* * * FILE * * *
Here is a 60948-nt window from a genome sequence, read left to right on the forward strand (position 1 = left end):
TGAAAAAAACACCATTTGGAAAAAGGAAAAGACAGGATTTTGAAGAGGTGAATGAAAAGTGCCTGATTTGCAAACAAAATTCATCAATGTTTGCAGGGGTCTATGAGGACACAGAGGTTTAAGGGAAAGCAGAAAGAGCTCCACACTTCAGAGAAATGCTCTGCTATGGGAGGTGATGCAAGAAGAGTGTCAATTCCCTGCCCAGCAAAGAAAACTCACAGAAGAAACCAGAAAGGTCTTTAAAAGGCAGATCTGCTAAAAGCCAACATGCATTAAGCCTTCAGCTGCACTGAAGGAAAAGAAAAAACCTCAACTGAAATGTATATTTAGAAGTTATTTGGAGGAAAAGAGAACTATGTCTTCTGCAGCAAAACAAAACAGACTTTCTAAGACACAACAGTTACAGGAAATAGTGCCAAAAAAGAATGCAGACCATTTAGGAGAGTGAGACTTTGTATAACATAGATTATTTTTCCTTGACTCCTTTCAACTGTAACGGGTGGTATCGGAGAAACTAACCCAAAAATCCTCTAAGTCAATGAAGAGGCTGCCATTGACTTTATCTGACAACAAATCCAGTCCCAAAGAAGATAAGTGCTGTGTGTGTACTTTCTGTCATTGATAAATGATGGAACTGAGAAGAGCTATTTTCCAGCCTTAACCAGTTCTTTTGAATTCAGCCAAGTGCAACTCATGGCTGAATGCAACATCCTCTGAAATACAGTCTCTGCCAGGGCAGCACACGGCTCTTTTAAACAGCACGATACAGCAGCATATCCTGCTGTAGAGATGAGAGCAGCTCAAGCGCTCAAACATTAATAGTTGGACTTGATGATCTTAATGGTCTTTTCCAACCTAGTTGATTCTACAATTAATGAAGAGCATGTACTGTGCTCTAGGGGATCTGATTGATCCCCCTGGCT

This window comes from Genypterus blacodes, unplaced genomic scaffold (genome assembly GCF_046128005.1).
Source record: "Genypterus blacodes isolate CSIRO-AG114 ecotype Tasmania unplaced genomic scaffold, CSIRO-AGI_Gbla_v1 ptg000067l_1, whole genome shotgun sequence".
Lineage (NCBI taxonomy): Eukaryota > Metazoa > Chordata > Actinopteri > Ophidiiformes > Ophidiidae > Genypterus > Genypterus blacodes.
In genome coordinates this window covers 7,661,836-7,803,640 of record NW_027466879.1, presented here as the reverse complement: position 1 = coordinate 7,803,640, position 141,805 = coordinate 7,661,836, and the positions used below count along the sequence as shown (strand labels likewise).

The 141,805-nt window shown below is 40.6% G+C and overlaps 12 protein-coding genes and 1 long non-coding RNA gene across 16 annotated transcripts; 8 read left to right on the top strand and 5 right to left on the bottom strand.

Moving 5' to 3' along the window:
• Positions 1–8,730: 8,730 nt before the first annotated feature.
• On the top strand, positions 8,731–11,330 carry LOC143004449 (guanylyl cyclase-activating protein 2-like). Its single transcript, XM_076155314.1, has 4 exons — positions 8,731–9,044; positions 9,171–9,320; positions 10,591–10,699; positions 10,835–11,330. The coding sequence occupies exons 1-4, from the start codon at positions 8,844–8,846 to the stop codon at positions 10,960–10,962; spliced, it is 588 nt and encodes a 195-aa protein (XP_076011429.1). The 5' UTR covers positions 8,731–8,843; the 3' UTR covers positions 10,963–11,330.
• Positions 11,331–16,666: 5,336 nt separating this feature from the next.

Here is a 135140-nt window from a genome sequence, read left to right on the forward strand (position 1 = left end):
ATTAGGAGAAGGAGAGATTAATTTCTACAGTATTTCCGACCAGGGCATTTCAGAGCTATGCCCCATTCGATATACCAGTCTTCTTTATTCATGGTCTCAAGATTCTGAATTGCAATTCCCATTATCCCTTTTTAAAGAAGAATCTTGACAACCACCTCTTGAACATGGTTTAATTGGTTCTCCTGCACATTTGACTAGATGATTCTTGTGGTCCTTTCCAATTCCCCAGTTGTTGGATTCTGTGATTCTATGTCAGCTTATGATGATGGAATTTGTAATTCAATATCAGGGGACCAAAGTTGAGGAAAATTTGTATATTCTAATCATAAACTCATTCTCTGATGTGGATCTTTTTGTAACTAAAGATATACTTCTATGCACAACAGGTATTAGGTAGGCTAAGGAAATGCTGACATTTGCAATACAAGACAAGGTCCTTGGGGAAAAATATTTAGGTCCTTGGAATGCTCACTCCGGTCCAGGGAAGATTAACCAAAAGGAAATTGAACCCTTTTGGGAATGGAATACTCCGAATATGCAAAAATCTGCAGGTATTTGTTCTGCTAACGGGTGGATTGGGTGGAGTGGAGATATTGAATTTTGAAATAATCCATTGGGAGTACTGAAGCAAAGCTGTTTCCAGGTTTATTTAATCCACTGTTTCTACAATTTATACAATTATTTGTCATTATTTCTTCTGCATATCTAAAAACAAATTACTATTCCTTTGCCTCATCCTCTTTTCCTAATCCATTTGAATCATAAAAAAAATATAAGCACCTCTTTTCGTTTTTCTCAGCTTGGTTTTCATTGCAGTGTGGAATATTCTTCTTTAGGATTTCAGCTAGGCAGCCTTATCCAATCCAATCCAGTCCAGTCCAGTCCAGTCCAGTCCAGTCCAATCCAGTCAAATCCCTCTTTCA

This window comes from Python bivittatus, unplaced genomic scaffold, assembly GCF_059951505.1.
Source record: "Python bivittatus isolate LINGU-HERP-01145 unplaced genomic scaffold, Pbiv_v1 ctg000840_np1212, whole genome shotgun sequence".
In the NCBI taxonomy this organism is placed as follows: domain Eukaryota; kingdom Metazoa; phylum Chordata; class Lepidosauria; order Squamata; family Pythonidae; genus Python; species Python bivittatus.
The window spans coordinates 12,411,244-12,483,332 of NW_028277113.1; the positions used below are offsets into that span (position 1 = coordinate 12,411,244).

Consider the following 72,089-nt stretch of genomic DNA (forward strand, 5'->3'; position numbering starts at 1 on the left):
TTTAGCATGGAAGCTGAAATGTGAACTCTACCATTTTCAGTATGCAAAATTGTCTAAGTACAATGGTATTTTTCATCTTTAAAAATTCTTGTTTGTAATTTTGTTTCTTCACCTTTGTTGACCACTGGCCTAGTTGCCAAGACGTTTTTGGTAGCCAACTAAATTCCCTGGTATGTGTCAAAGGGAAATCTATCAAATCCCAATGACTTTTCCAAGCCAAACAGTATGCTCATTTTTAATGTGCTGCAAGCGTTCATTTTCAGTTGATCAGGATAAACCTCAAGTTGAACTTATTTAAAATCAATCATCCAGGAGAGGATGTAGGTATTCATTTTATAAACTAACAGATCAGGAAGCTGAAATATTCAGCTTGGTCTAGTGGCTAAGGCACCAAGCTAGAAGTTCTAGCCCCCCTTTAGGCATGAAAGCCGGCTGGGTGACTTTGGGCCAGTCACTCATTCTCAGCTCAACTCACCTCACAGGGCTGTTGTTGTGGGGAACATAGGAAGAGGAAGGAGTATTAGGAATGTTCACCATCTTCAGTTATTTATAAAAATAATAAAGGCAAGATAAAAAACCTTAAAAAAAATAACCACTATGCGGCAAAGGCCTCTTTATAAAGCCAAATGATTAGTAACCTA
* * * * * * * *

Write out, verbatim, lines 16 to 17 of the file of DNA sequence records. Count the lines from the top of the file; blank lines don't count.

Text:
In the NCBI taxonomy this organism is placed as follows: domain Eukaryota; kingdom Metazoa; phylum Chordata; class Lepidosauria; order Squamata; family Pythonidae; genus Python; species Python bivittatus.
The window spans coordinates 12,411,244-12,483,332 of NW_028277113.1; the positions used below are offsets into that span (position 1 = coordinate 12,411,244).